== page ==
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    The counter argument to Dr Pell on Primacy of Conscience C...
    Posted by BrianC on June 2, 2003, 6:02 pm

Continued from Primacy of Conscience B...

Let me turn now to my third argument which is both theological and practical.

I do not believe it can be possibly disputed now that we (the human person) are in the midst of a long process of evolution. I do not mean this in some simplistic Darwinian notion of descending from the Apes. I mean it in the sense that through time we are gaining more and more knowledge of who we are and what our relationship is to our environment, to other species, to one another (the meaning of "love one another"), to the universe and cosmos around us and ultimately of an understanding of our relationship to this Mystery at the very heart of each life and all life that created and sustains the whole friggin' deal. Teilhard de Chardin described this process as of us being in a great journey of convergence towards God.

As time goes by we can obviously see that we are gaining enormous understanding of how we work physically through medical science. We live much longer than our forebears because of these advances in this process of evolution in our thinking or knowledge. We have much more knowledge today about the physical ways in which we work as males or as females. Children and women dying in childbirth was once a very common hazard in life. In the Western world today it is hardly something that is classified as a hazard. It occurs rarely.

It can be argued that parallel with this evolution in knowledge of our physical world and make-up, there has also been an evolution or growth in our knowledge of our emotional and intellectual dimensions of "being". We still have an enormous lot to learn about the processes that go on in the human brain, or in the human emotions – wherever they are located or controlled, but surely it cannot be denied that we know a heck of a lot more about these things than was known in the time of our parents or grandparents.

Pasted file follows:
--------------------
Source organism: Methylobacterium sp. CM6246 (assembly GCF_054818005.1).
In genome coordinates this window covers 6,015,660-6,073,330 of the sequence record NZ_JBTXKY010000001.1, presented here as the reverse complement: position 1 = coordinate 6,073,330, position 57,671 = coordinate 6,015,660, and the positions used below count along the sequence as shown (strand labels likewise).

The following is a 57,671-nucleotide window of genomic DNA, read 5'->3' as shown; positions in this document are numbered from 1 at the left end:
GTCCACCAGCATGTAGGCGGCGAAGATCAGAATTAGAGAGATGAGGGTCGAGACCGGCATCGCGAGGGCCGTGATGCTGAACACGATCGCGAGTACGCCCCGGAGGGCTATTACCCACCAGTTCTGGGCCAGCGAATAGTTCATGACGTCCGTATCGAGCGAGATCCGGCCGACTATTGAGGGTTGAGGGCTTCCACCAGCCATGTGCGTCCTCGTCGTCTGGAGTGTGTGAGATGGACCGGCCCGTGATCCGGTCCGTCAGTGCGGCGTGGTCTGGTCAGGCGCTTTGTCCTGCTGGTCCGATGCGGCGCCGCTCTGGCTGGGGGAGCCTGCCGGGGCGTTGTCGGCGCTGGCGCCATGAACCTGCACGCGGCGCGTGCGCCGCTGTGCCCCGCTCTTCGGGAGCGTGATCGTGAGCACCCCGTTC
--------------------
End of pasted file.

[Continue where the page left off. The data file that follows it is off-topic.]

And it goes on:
I would argue from just looking at my own children and comparing them to myself or my father, that in the ordinary course of their living they use a higher proportion of their brains than I would have been doing at their age and a quantum leap from the amount of neuron activity that would have occurred in the mind of an average twenty year old back in the 1930s when my father was their age. (I am not arguing that they always use it for useful things. I am merely arguing that the neuron activity has most probably increased enormously. This is part of the evolutionary or growth process I am trying to point to.)

By a process of comparison and logical deduction it seems to me that a similar process of evolution and growth has been going on in the fourth, or spiritual, dimension of our "being". We are evolving, growing or as Teilhard would have put it "converging towards God" in our theological understanding of who we are as human beings and what we are supposed to be doing as human beings if we are to fulfil our Divine or God-given destiny.

In this frame of reference I've just been writing in, is it not logical to conclude that there has been a process of both increasing sophistication and increasing simplification (insight) into our self-understanding of our spirituality or – in simpler language still: what it means to be truly "a child of God"? I think the answer is "yes". I also think this development in theological thinking of this notion of "Primacy of Conscience" is intimately linked to this contradictory (paradoxical) process of how something can be becoming increasingly sophisticated and increasingly simple at one and the same time.